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For strait cuts I use my table saw with 60 tooth carbide blade. Forth or fifth for the jigsaw for curved cuts. Just apply masking tape to diamond plate to help stop scratches. Use a file to clean up cuts.
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Old 03-08-2015, 06:22 PM   #22
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Don't forget the wax!
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Old 03-09-2015, 09:59 AM   #23
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Jigsaw works the best. Anything else creates too much heat for aluminum.

Craig & Carolyn Roberts Apple Valley, CA
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Old 03-09-2015, 03:20 PM   #24
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Being an aircraft sheet metal mechanic for almost 40 years now, I can't believe some of the answers. Sorry fellas, but being a professional sheet metal person, I have to chuckle a bit. No offense intended, so don't get butt hurt, it's not my intention.

The absolute best way to cut that diamond plate is a shear that is rated for the thickness that you're cutting. A jig saw with the right blade would work, along with a skil saw with the right blade. If you have a porous cutting wheel in a high speed cutter, it could become clogged and explode, not highly possible, but possible. If at all possible, find someone or place that has a shear, and have them cut it as close as they can for what you need. Flap wheels (that I get from Ace) seem to work better than regular sanding discs, and a lot better than a sander.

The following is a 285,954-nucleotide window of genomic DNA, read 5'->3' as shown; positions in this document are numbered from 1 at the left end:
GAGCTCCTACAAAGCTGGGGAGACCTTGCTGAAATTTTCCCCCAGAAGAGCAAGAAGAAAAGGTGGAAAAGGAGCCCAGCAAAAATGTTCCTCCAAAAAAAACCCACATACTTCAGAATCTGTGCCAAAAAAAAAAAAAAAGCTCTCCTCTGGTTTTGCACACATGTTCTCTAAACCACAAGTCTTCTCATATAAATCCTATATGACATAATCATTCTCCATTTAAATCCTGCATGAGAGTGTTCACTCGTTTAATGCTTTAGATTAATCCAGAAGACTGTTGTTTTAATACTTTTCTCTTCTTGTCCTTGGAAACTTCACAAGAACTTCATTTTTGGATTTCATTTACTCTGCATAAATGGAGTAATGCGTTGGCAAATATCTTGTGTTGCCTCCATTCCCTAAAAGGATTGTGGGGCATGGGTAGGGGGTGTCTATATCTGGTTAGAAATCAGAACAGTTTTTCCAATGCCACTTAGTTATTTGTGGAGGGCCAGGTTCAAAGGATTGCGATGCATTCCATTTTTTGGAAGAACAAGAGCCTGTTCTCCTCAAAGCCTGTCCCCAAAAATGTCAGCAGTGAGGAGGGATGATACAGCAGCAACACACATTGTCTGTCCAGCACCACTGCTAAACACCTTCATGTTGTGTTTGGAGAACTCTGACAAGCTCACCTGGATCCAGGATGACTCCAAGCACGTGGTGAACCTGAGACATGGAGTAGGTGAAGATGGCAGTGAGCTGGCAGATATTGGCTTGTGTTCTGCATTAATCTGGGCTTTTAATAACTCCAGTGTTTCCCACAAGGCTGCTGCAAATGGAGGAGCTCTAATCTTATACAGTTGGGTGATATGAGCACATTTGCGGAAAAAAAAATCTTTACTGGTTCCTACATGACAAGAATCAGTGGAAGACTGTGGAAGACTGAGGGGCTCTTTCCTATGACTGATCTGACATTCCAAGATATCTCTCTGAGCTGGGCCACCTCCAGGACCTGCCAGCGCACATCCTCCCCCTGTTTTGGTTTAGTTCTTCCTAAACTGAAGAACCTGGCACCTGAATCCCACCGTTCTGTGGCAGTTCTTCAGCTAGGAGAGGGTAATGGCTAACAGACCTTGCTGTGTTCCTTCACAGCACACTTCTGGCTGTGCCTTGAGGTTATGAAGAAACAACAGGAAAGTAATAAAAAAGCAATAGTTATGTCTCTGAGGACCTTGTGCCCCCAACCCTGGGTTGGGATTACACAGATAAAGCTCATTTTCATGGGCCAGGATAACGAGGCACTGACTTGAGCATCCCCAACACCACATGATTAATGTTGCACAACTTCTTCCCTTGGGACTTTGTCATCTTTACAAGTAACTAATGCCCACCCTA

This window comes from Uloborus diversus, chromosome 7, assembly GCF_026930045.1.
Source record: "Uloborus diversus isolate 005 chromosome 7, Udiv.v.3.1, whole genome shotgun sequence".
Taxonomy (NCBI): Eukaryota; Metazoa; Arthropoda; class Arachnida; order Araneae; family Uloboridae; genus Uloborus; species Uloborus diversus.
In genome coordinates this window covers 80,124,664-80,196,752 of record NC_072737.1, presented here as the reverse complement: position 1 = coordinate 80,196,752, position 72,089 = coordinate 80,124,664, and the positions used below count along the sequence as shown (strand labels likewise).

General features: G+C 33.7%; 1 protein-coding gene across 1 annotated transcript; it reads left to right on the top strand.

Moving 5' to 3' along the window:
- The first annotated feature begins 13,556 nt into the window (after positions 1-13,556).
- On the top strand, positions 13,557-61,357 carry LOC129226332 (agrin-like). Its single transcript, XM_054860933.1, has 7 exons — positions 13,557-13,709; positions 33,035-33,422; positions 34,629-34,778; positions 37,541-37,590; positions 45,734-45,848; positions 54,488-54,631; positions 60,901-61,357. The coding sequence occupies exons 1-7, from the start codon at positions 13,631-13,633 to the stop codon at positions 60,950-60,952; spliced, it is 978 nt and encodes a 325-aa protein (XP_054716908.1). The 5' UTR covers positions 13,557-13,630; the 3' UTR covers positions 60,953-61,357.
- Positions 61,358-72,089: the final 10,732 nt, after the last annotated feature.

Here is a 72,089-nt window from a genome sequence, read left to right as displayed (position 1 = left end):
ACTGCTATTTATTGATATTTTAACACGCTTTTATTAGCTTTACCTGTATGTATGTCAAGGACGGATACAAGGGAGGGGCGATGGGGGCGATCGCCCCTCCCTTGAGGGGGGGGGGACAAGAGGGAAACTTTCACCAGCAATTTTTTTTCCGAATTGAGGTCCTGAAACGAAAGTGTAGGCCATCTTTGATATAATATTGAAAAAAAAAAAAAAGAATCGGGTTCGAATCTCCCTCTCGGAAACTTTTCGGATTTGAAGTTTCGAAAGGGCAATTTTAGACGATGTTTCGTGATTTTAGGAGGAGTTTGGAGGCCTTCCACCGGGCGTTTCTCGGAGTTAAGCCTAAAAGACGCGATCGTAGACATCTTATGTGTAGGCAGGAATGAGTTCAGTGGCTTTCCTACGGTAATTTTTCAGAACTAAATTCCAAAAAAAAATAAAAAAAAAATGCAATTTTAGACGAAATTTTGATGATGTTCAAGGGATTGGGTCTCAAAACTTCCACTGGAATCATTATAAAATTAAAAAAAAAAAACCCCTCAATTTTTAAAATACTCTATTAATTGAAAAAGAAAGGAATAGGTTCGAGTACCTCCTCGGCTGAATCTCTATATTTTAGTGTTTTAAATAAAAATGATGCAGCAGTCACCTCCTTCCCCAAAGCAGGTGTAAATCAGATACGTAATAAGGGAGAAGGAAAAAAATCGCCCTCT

You want to do the work that is needed as fast as you can, otherwise you temper the metal, and it can turn out to be harder to do than when you started. That all depends on what composition that you start with.
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Old 03-09-2015, 05:43 PM   #25
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thanks again will post pics and more imfo as i do this
thank you john
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Old 03-09-2015, 05:51 PM   #26
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Originally Posted by Crippsfl View Post
Cut off wheel is not the best choice. With aluminum the wheel will load up and become useless. Short of the plasma cutter, the fine blade Skill saw is the best choice - unless you have band saw with a fine metal cutting blade.
depending on thickness skill saw for all the straight cuts, jig saw with good wood blade if the alum is not to thick. Done it hundreds of times, eye and hand protection is a must, alum will fly everywhere

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Old 03-13-2015, 01:39 PM   #27
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pop- sicle scores 100 with his blade recommendation. A fine blade will only fill and not cut.
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Old 03-15-2015, 06:34 AM   #28
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Don't ignore the suggestions for ear protection!